How did you use your time when you were in high school?Life in general: An arts high school student who has a very hectic schedule every single day, and cannot afford any energy nor time to an efficient practice. Any suggestions of how others used their time in high school?
From Cindy Ahn
From Betsey KarakoWhat's really been working for me lately has been to take my violin everywhere with me, and even if I have just 20 minutes or so, to take it out and pick one thing to practice. If I am really focused during those 20 minutes, and make sure I'm practicing it as efficiently as possible, it is very surprising how much I can get done during the day. 20 minute segments do add up quickly.
Posted on April 6, 2012 at 08:09 PM
My brother uses a technique for his homework, in that he sets a timer for 25 minutes and works on homework, and then takes a 5 minute break. You could maybe apply that in your practicing.
And always, always be looking for ways to practice more and more efficiently. Instead of playing something through all the way and going back and fixing things, find a spot that you normally have trouble with and just practice that one spot. Sometimes I spend all of my 20 minutes on 1-2 bars, but after that 20 minutes I have them rock-solid.
Good luck in your practicing!!
From Cindy AhnThank you so much for your suggestion!!I think I will use your brother's homework technique, and try to spend less energy from my homework :)
Posted on April 7, 2012 at 04:10 AM
Thanks so much~~
From Karen AllendoerferI did a lot of stuff early in the morning. It's been a while since high school, but I do remember that I practiced for 20-30 minutes in the morning, starting around 6:30 am, before I came downstairs to breakfast. I had orchestra first thing (it started at 7:45 am), so I was kind of warmed up, or at least thinking about the pieces when I got there. Then I did other practicing in the evening after school.
Posted on April 7, 2012 at 11:12 AM
I was on swim team also and during the swim season I went to a morning swim practice during this time (before orchestra) instead.
In college I wasn't really a morning person, but now that I'm an adult and have kids I've reverted back to that schedule, and I find that I'm much fresher in the morning and can get done in 20-30 minutes what would take me an hour or more if I had to do it in the evening after getting home after a long workday.
From Tom HolzmanI agree with Karen. Early morning is a good practice time. Good luck juggling it all!
Posted on April 7, 2012 at 11:53 AM
From Tim MaynardGive yourself a schedule and stick to it. Your mind will be more alert if you don't stay on one task for too long. For example: Practice 40 min; homework 15 min; Practice 30 min; homework 15 min; practice 20 min; homework 15 min; practice 15 min; homework until finished. Use a timer and don't go overtime. You'll get a feel for how to make the best use of the smaller intervals.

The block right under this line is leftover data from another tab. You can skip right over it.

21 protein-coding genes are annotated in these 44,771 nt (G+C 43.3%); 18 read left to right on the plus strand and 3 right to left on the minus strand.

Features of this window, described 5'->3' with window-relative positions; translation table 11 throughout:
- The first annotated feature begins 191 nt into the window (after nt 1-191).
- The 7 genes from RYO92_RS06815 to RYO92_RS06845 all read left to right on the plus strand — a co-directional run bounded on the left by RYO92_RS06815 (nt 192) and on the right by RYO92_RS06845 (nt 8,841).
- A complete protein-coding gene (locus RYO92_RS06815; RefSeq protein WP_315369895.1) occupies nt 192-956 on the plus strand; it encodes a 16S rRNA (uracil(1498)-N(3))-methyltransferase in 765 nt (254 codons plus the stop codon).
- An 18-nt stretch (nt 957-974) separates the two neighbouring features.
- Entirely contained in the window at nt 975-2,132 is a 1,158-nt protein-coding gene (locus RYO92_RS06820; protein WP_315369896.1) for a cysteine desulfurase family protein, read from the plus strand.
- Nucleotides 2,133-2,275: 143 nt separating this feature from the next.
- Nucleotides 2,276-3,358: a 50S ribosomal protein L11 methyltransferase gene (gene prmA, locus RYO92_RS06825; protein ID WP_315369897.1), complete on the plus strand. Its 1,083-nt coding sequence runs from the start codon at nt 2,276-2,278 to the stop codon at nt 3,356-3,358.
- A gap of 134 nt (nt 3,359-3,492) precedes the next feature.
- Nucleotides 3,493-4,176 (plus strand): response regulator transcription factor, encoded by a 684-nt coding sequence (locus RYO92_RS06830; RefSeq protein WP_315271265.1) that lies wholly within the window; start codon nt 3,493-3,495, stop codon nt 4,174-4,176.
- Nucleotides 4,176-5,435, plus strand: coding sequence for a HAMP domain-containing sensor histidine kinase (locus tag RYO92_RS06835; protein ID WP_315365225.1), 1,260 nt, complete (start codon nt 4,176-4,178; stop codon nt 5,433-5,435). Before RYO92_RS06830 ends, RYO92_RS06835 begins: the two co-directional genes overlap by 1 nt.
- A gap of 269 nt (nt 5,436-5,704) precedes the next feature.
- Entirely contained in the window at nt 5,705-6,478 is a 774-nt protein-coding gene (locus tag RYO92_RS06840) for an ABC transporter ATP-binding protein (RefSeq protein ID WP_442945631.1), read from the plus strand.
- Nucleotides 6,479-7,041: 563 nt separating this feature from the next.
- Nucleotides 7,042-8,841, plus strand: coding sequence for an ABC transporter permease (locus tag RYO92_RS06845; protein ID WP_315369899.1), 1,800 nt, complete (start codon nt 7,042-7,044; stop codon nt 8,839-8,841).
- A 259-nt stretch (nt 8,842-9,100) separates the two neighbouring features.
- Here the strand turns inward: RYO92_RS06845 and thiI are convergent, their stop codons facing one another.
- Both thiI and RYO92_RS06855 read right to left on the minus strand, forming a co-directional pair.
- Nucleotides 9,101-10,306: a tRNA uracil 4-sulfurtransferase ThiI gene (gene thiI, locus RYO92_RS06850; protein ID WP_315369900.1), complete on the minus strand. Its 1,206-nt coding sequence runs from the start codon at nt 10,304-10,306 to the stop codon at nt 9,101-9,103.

Posted on April 7, 2012 at 02:45 PM
That's an hour and 45 minutes of practice which I am certain will accomplish more than 2 1/2 hours of constant playing. Same goes for the homework. You'll stay sharper and get more work done in that hour than you would have otherwise. Try it for a week or two and you'll feel the difference.
Also make an investment in some down time over the holiday weekend. It will pay dividends.
From Sander MarcusI wrote an article (a long time ago, 1976) that was published in a music journal ("The Instrumentalist").
Posted on April 7, 2012 at 02:52 PM
This little technique got me and my violin technique through graduate school when I had minimal time, energy, and interest in daily practice. Take a look -
Hope that helps.
From Sue BechlerDo you have ideas of what you want to do post-high school? HS guidance tends to push able students into the hardest curricular tracks in every subject, but this isn't necessarily appropriate. You shouldn't limit your college & career ideas, but you can start to tailor them. If you know you want med school, perhaps do the hardest sciences,and take Latin if your school offers it, but maybe not French. Don't do honors-everything in course strands that don't apply. Course choice can work against you when you are older. I took advanced sciences and maths (years ago), ended up going to music college, where my HS transcript pushed me into calculus with math majors/whizzes while many music classmates took basic alegbra or teaching-arithmetic-to-primary-students :( and other similar examples. Sue
Posted on April 8, 2012 at 12:35 PM
From Paul DeckYou have migraines and you passed out? Cindy, your health is in serious jeopardy. You need a full medical checkup immediately, you cannot assume these problems are due to lack of rest. If you ruin your health, then where will your career be? And it's hard to imagine the quality of your practice time is much good when you are so tired. Make sure also that your diet is good and that you drink a lot of water and milk (and stay away from coffee and sugary soft drinks, they are poisons for a young person).
Posted on April 8, 2012 at 03:06 PM